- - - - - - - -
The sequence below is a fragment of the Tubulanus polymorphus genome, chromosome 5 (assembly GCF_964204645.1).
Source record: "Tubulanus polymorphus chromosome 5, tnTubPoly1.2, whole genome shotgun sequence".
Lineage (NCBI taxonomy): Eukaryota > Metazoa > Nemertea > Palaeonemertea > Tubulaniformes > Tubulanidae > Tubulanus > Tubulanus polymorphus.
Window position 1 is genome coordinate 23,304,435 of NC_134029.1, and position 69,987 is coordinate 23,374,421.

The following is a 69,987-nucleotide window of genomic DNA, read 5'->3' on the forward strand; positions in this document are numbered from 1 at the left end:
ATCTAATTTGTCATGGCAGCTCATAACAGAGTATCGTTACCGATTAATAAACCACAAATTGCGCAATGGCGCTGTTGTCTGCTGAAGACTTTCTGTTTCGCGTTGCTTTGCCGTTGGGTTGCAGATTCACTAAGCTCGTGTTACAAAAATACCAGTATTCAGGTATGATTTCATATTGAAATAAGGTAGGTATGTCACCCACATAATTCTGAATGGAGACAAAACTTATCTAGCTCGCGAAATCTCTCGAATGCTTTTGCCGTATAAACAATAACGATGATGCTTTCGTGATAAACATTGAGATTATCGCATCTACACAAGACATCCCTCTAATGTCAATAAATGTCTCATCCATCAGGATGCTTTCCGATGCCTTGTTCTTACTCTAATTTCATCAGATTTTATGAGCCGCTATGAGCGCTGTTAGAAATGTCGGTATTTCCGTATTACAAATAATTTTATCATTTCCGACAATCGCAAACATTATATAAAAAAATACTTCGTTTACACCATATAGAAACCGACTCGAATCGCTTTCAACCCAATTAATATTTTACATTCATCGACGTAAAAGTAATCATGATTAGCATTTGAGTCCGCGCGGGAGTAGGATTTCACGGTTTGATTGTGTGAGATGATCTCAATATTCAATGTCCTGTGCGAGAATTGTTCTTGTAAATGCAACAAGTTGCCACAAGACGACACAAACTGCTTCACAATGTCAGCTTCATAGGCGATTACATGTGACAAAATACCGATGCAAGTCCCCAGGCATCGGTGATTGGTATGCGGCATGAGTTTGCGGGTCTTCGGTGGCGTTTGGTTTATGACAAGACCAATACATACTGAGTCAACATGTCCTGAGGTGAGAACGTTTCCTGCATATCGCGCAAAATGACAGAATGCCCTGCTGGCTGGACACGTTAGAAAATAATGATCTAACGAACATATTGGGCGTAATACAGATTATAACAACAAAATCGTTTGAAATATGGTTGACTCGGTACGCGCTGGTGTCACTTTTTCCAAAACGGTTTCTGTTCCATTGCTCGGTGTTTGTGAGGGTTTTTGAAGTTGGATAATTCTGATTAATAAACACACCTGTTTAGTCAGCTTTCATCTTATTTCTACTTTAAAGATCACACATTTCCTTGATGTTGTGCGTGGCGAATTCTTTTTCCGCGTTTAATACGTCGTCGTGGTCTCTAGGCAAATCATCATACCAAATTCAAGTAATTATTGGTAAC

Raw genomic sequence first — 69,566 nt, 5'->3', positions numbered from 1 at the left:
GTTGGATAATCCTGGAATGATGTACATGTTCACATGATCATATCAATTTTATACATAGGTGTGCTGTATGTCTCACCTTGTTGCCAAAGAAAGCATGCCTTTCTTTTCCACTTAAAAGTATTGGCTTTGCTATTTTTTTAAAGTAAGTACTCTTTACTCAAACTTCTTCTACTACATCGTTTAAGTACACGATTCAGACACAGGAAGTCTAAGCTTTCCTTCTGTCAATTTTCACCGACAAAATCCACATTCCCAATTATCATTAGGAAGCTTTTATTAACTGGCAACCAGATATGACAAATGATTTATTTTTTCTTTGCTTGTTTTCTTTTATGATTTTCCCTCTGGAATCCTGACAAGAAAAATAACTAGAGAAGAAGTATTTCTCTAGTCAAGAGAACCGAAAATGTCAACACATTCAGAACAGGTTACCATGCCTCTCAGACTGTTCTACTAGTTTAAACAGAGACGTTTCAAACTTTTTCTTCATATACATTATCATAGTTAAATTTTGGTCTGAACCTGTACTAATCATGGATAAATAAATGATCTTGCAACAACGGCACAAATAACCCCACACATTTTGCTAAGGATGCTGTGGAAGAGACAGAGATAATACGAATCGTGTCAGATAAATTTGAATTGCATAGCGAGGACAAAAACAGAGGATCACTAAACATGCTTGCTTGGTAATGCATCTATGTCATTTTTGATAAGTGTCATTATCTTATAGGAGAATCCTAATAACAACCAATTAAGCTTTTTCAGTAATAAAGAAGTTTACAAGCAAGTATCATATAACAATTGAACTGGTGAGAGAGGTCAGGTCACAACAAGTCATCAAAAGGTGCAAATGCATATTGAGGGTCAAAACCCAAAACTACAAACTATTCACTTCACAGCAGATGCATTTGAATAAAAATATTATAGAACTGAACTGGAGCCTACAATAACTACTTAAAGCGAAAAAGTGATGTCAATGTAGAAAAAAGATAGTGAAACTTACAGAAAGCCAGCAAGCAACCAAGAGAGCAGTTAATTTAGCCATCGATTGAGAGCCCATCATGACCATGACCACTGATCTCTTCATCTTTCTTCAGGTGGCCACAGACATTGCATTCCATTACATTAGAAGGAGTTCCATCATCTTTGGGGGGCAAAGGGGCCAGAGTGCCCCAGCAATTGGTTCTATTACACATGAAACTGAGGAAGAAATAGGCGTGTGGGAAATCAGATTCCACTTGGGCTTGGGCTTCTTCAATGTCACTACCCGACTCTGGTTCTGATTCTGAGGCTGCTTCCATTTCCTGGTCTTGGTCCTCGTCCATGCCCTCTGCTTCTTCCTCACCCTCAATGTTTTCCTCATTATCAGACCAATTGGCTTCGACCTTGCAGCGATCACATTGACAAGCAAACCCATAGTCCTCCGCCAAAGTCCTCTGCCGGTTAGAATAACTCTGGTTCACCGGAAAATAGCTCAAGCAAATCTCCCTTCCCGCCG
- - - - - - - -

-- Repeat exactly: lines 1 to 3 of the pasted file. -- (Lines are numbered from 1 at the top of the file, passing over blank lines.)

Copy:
The sequence below is a fragment of the Tubulanus polymorphus genome, chromosome 5 (assembly GCF_964204645.1).
Source record: "Tubulanus polymorphus chromosome 5, tnTubPoly1.2, whole genome shotgun sequence".
Lineage (NCBI taxonomy): Eukaryota > Metazoa > Nemertea > Palaeonemertea > Tubulaniformes > Tubulanidae > Tubulanus > Tubulanus polymorphus.